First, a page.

7. The school cannot accept responsibility for any of the following items and you are strongly advised not to bring them to school: large amounts of money, valuable items of personal property, including jewellery, or any articles such as radios, cassette players, personal stereos or personal computers. If you have to bring any of these things into school you should hand them in for safe keeping.


DESTINATION: 21st century

BACKGROUND NOTE

Drastic changes are afoot. It is predicted that schools will be changed beyond recognition in the next 15 or 20 years along with changes in the job market. Many present white collar and manufacturing jobs will disappear. During our lifetime we will have numerous careers. Therefore, school will prepare pupils for jobs in the global market economy. Information Technology will become the no.1 subject. Foreign languages will also become even more important than today.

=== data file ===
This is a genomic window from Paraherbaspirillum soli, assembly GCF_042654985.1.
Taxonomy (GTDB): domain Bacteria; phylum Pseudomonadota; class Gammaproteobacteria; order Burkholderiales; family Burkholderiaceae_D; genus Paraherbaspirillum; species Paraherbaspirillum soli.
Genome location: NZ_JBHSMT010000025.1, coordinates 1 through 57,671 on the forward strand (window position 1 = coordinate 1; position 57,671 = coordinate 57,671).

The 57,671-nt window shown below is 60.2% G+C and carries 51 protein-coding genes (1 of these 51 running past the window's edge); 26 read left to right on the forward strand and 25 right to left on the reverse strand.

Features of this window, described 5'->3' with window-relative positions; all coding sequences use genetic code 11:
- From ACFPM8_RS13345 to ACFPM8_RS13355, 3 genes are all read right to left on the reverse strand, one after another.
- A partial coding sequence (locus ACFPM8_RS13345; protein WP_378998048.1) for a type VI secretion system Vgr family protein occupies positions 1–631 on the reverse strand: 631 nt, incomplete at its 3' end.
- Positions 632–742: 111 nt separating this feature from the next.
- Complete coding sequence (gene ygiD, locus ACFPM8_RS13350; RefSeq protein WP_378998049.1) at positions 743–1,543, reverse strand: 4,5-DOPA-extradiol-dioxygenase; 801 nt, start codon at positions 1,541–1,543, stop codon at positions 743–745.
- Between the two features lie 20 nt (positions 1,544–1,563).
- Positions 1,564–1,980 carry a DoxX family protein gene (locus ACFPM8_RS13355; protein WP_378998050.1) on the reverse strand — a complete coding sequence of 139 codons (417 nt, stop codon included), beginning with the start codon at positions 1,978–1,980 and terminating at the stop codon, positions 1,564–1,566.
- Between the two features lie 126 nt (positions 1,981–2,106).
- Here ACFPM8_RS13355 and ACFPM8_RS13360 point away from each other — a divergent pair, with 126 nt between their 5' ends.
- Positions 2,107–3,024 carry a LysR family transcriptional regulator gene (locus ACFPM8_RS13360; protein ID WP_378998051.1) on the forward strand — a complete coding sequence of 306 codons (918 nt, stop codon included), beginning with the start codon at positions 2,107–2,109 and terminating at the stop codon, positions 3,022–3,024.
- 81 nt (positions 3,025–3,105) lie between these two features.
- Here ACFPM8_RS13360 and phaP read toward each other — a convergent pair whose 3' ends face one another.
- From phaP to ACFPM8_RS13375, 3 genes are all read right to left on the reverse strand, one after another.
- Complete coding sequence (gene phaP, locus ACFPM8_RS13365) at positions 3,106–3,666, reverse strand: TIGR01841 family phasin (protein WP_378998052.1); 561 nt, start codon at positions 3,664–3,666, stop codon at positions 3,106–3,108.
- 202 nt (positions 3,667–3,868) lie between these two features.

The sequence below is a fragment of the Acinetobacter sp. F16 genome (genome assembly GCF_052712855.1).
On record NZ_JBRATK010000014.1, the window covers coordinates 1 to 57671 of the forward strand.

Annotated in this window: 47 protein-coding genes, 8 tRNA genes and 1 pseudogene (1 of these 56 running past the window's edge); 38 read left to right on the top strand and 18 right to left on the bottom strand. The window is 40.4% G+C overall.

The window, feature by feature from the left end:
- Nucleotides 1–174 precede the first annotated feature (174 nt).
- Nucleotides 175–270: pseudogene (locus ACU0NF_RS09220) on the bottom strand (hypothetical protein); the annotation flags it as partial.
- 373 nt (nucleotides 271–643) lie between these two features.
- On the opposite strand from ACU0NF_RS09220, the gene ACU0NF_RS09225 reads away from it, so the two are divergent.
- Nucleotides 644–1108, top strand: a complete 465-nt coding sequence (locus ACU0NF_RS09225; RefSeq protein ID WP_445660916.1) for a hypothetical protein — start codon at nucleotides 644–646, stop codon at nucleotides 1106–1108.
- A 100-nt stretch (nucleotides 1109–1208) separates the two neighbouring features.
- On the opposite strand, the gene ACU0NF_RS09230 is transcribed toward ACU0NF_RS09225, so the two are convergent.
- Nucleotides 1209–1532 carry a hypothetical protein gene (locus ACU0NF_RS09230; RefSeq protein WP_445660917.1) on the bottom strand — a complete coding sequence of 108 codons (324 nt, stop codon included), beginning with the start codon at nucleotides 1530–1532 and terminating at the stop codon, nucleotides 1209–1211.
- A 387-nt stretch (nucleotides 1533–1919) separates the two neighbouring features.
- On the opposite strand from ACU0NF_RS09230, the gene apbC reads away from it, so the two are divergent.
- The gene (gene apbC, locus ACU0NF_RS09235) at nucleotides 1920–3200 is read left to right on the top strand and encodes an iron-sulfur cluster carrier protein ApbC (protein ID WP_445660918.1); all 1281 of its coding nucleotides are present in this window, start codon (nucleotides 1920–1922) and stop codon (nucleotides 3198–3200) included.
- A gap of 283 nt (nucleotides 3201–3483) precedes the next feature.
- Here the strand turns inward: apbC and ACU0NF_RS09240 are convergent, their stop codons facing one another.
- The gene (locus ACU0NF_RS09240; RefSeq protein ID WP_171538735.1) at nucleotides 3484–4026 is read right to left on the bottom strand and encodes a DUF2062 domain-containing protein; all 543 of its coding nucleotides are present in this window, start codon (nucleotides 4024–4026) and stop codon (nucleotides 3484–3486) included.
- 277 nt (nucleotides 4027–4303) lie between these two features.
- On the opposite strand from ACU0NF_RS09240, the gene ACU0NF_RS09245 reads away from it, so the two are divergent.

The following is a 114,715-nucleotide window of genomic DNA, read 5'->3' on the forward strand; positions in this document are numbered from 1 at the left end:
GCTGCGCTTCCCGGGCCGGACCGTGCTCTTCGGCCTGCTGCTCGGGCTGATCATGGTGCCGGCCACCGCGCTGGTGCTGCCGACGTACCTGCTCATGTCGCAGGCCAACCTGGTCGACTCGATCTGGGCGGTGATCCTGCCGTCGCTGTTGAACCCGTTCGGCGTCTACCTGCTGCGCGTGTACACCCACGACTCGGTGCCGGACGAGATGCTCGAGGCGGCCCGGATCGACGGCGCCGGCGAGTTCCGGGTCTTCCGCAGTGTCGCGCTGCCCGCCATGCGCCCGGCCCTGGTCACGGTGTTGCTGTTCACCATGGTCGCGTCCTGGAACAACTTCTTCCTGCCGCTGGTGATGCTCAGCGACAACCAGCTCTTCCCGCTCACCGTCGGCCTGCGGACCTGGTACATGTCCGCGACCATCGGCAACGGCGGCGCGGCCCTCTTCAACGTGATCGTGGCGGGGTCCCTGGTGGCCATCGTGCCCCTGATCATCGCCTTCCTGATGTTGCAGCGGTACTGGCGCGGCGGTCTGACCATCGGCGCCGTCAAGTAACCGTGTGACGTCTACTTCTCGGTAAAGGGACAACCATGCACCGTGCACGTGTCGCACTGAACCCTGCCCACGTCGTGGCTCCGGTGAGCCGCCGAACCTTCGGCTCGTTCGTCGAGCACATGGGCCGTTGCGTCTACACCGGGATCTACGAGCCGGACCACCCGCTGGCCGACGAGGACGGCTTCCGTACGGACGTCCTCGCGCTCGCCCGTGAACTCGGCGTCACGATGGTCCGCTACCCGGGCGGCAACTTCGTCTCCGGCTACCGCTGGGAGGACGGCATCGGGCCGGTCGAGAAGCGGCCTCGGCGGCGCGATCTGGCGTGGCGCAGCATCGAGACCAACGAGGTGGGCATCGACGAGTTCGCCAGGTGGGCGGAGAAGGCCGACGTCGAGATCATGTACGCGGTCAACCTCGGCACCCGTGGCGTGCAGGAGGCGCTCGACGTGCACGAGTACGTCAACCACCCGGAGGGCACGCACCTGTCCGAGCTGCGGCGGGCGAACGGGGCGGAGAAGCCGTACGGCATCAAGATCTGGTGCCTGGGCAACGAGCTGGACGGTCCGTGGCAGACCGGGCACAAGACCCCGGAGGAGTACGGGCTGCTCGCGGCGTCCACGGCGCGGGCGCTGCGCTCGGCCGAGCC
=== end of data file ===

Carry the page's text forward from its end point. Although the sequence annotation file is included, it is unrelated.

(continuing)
However, the most important changes will come in the field of methods of teaching. Distance learning will become very popular and many pupils will learn online. Secondary school pupils will work independently or in small teams navigating on the Web preparing various projects and creating their own websites. Teachers will not disappear altogether but their role will change. They will no longer be the only source of information, because thanks to the Internet the students will have a wealth of new resources at their fingertips. Assuming the roles of facilitators or tutors, teachers will help their students acquire research and intercultural skills indispensable for enhancing the pupils' future careers.

SOURCE A: 5 HOTTEST JOBS OF THE 21ST CENTURY

1. Artificial Intelligence Brokers

2. Research Gurus

3. Virtual-Reality Actors

4. Gene Programmers and Therapists

5. Personal Broadcasting Specialists

(adapted from TIME: "Visions 21 - Our Work, Our World", MAY 29, 2000)

SOURCE B: JOBS THAT WILL DISAPPEAR

1. Stockbrokers, auto dealers, mail carriers, insurance and real estate agents

2. Teachers

3. Printers

4. Stenographers

5. Prison guards

(adapted from TIME: "Visions 21 - Our Work, Our World", MAY 29, 2000)

SOURCE C

"Brain research shows that the first three years of a child's life are critical. That's when the brain grows more than at any other time. Early education, if done right, in the years before kindergarten prepares children for a lifetime of learning".

(a psychologist's opinion)